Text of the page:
Technology differs in the field. Because Soldiers need to be 100% aware of their surroundings, technology in the field tends to lean towards Augmented Reality (AR) to enhance a soldiers experience and give them pertinent information to their mission objectives, provide support, and even detect and classify landmines.
I like to think of it like iron man.
Imagine your on the battlefield, while gunfire, explosions, and smoke is surrounding you. You hear you friend, Mike, over the com yelling that he needs your help. Your goggles kick in, showing you a path to Mike, his heart rate, and possible enemies in your path. As you start to run over, a huge warning pops across the screen telling you there is a landmine 10 feet in front of you, and shows you a clear path around it. As you keep running, it tells you there was recent gunfire from behind and tells you to be careful. You finally make it to Mike, safely.
Military objectives are becoming increasingly complex in nature. Additionally, there has been an increase in emphasis on the speed at which soldiers can make decisions, because the cost of poor decisions can be catastrophically high. If an AR technology is designed correctly and the technology can process enough information instantaneously, better and faster decisions can be made and turned into correct actions. To help alleviate some of the stress of new and demanding tasks, the military has researched and developed new tools for use during operations and training exercises.
Many times the challenge is way finding and access to information. Until now, soldiers had to look down at maps, stats, reports, or smartphone devices to access critical tactical information and get updates from their squad. Traditionally when reading, the soldiers head is tilted down and their attention is on the maps or devices and away from what is happening directly in front of them. ARA developed the ARC4 that “enables the soldier to acquire time-critical tactical information with their ‘head-up’ and ‘eyes-out’ on the environment.” AR has the potential to provide significant benefits in many application areas. Visuals can include directions, instructions, translations, infrared or “X-ray vision,” and, at the same time, shows which objects are physically present. ARC4 is a critical component for real time information, updates, and commands. It’s like a Google glass for war.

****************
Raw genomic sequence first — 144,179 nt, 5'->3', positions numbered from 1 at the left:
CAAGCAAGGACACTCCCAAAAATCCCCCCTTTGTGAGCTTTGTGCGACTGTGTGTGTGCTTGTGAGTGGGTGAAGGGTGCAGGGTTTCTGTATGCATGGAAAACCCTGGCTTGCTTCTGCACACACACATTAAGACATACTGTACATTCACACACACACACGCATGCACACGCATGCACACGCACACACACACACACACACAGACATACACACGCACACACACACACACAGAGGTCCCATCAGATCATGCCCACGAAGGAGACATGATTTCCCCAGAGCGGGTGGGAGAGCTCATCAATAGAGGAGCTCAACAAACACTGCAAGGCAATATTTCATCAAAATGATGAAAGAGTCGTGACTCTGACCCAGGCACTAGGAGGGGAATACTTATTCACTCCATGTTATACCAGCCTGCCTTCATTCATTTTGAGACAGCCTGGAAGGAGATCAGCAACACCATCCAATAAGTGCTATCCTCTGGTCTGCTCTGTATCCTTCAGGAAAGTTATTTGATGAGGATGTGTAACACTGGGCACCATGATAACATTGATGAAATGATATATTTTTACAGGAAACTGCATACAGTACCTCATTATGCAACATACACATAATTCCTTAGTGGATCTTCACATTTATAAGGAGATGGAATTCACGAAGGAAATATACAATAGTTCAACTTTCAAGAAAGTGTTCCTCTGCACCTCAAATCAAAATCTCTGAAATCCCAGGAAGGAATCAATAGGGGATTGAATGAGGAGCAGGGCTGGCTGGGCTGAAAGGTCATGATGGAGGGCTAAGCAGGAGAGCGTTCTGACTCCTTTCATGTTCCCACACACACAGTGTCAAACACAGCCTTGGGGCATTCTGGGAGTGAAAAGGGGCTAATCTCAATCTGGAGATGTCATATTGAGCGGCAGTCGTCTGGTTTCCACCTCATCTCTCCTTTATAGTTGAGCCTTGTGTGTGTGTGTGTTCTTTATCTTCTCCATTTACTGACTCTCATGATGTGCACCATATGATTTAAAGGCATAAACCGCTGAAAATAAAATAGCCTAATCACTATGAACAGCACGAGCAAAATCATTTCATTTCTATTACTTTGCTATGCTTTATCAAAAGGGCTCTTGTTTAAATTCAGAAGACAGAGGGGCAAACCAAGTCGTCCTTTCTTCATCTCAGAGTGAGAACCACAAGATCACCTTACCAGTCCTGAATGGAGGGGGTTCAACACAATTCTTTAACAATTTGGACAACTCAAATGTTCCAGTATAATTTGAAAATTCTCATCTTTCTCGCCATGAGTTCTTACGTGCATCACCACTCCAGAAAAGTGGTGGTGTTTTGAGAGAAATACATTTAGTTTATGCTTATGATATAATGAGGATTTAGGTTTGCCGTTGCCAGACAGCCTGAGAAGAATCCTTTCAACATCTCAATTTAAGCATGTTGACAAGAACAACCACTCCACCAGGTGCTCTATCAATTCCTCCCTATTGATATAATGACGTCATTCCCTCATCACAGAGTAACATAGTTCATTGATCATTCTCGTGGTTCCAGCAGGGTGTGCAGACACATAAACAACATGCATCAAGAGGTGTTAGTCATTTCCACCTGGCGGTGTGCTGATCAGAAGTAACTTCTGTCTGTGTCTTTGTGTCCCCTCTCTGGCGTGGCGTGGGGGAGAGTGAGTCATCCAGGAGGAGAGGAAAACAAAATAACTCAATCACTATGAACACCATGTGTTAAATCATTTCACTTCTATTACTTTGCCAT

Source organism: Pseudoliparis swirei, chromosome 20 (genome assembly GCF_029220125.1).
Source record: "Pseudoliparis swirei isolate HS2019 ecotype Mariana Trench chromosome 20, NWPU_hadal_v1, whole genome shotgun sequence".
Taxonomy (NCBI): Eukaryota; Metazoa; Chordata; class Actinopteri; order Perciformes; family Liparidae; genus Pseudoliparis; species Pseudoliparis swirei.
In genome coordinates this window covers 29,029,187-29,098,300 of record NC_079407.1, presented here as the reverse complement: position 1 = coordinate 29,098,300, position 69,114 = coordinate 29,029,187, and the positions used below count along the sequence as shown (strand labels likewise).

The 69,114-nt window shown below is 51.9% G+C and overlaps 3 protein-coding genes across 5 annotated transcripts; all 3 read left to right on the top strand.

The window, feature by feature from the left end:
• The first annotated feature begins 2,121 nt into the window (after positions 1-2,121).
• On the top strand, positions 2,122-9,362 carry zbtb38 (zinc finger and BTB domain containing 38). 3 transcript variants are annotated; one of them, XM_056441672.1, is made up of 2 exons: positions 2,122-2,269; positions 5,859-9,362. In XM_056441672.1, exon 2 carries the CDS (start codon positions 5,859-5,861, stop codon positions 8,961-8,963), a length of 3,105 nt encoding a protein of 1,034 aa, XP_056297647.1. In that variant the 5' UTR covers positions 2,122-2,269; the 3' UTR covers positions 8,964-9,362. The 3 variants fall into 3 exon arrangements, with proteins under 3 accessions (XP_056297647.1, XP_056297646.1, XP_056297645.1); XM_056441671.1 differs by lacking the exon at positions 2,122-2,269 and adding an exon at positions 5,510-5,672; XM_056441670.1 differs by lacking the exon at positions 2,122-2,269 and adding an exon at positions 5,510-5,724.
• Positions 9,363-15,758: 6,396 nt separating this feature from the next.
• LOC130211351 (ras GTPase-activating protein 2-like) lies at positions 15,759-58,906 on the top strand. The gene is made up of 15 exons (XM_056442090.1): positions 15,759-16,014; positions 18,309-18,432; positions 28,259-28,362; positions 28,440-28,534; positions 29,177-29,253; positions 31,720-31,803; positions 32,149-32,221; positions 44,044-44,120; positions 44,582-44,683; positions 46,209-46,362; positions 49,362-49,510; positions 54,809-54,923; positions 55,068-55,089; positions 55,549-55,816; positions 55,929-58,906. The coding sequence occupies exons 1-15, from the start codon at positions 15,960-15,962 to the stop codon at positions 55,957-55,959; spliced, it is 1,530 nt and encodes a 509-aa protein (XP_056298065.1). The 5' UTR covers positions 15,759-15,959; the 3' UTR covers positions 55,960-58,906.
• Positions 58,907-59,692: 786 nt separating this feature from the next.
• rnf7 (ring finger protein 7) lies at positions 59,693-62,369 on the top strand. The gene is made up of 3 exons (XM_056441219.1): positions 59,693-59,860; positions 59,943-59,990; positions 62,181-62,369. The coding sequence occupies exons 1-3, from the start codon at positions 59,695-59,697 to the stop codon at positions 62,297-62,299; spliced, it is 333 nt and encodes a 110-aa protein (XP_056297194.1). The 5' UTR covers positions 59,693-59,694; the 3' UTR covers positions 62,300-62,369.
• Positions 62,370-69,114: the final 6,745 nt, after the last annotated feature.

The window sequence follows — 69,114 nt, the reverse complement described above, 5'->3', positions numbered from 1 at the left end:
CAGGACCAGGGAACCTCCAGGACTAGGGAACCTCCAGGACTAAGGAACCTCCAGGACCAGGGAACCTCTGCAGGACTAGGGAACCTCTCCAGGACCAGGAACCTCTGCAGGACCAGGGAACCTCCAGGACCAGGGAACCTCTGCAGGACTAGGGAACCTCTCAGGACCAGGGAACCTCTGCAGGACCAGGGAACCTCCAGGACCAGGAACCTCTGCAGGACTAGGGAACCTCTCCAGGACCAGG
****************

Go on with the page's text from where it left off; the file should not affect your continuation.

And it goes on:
Post Traumatic Stress Disorder (PTSD) is an anxiety disorder that can occur after you have been through a traumatic event, like war. During a traumatic event, you think that your life or others’ lives are in danger, you may see horrid things, or maybe even have killed someone. It can make you feel afraid, depressed or angry. A soldier who has experienced a life-threatening event could easily develop PTSD.
VR can help treat PTSD by allowing a soldier to revisit painful memories, but allowing them to interact with the memories on their own time. This ultimately allows a veteran to change their beliefs and cause them to learn new ways of thinking and behaving. VR allows a doctor to monitor any physiological or psychological responses that the veteran may be having. The goal: to lose any feelings of anxiety caused by the experience and move forward so that they can lead a normal life.
Dr. Michael Valdovinos, chief of outpatient behavioral health at Landstuhl Regional Medical Center in Germany, said in an Army release said “It’s an extremely effective treatment because it is a patient’s personalized reality that they learn to process, control and regulate. Visual memory is powerful, and if I can use that to help patients create their own movie scene, then they can move into it to rewrite their own script.”
VR and AR have the capability enhance all of our senses, elevating our sense of touch, capability to hear, and sight. The goal of the technology and VR isn’t just to create a new second world, but to enhance our lives. As these technology continues to grow and mature, they will far exceed our current state of thinking. For the military, soldiers will be able to walk the streets of a city they are deploying to, rehearse a future mission with their squad, and immerse themselves into situations they may go through. For all the rest of us, it’ll allow us to explore ancient buildings thousands of years after they’ve crumbled, explore new worlds we’ve never seen, travel across the world for a music show, or experience a cooking class in a different country. The reach is endless and the possibilities are limitless. Let’s get to designing new worlds.